Ayesha Mattu and Nura Maznavi write for the Huffington Post (17th June 2012)on Fathers Day about Muslim fathers, usually a much maligned group:
"All of my life, Muslim men -- from my father to my uncles, from my cousins to my friends -- are the ones who have nurtured, supported and protected me. They've cheered every success, inspired me to push higher with my personal and professional ambitions, and believed in me even when -- especially when -- I did not believe in myself.
I'm married to an utterly irresistible Muslim man who makes me laugh, respects and cherishes me as an equal partner. I'm the mother of a Muslim son whom we are raising with the Islamic values that will make him a strong advocate of women's rights, just like his father and the other Muslim men in my life.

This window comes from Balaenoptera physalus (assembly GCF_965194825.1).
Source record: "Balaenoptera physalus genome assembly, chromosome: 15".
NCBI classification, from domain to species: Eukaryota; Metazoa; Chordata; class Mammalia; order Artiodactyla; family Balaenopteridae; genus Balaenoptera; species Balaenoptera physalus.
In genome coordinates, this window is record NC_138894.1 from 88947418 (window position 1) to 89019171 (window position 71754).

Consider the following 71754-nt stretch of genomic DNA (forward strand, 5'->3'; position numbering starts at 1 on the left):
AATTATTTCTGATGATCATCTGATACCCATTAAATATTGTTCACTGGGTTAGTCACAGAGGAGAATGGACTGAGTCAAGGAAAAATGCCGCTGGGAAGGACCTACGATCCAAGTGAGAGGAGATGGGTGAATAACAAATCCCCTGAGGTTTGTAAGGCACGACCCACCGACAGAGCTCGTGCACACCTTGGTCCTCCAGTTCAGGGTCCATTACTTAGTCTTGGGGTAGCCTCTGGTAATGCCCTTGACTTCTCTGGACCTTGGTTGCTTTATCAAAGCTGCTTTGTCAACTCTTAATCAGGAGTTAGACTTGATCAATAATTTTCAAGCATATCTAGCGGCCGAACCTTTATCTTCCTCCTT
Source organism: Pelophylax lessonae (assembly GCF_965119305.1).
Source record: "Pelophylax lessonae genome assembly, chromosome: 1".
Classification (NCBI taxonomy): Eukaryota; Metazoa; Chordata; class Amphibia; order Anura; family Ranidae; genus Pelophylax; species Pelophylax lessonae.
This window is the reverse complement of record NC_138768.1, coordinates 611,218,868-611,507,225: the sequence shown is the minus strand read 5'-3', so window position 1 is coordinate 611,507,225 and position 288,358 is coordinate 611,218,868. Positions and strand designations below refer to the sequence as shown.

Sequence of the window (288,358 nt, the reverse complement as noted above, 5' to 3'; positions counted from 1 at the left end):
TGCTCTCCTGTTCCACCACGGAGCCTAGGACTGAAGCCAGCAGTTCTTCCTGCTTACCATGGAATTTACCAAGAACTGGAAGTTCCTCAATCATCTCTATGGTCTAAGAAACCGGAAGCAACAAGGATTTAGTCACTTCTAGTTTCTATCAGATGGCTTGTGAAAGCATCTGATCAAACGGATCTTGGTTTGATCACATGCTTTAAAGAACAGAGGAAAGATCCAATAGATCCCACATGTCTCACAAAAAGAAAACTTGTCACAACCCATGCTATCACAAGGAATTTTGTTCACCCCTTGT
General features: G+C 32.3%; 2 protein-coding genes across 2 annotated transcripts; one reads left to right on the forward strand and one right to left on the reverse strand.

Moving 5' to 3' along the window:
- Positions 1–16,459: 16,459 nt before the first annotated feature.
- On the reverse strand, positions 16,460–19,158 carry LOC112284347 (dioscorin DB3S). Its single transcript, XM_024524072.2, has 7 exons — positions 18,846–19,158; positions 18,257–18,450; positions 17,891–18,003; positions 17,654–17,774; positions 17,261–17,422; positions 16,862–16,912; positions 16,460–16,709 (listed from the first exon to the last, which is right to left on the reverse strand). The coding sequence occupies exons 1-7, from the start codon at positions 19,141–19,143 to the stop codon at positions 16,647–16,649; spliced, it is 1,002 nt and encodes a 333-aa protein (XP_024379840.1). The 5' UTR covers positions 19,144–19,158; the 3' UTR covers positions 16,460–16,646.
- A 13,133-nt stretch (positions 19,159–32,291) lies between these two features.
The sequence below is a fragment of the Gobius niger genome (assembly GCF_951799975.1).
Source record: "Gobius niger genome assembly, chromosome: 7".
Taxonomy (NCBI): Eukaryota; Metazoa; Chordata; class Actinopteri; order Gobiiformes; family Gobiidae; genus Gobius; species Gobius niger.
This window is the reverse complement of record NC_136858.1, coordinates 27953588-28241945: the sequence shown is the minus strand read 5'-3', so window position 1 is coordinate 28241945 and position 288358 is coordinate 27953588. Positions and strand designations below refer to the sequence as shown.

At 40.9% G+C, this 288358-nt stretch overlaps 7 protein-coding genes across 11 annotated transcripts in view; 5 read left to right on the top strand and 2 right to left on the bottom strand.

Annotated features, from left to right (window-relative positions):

So this Father's Day, I'm writing a love letter to Muslim fathers.
I begin this love letter with my own Pakistani-American father, who raised three strong, independent daughters, encouraged us to pursue our professional goals, and who made space in his heart for the Albanian-American man I told him I wanted to marry. Though no other woman (or man) in my huge, extended family had ever married someone who was not Pakistani, my father listened to my perspectives and made room for my desires even when they were different from what he had imagined for me."
You can read the full article here.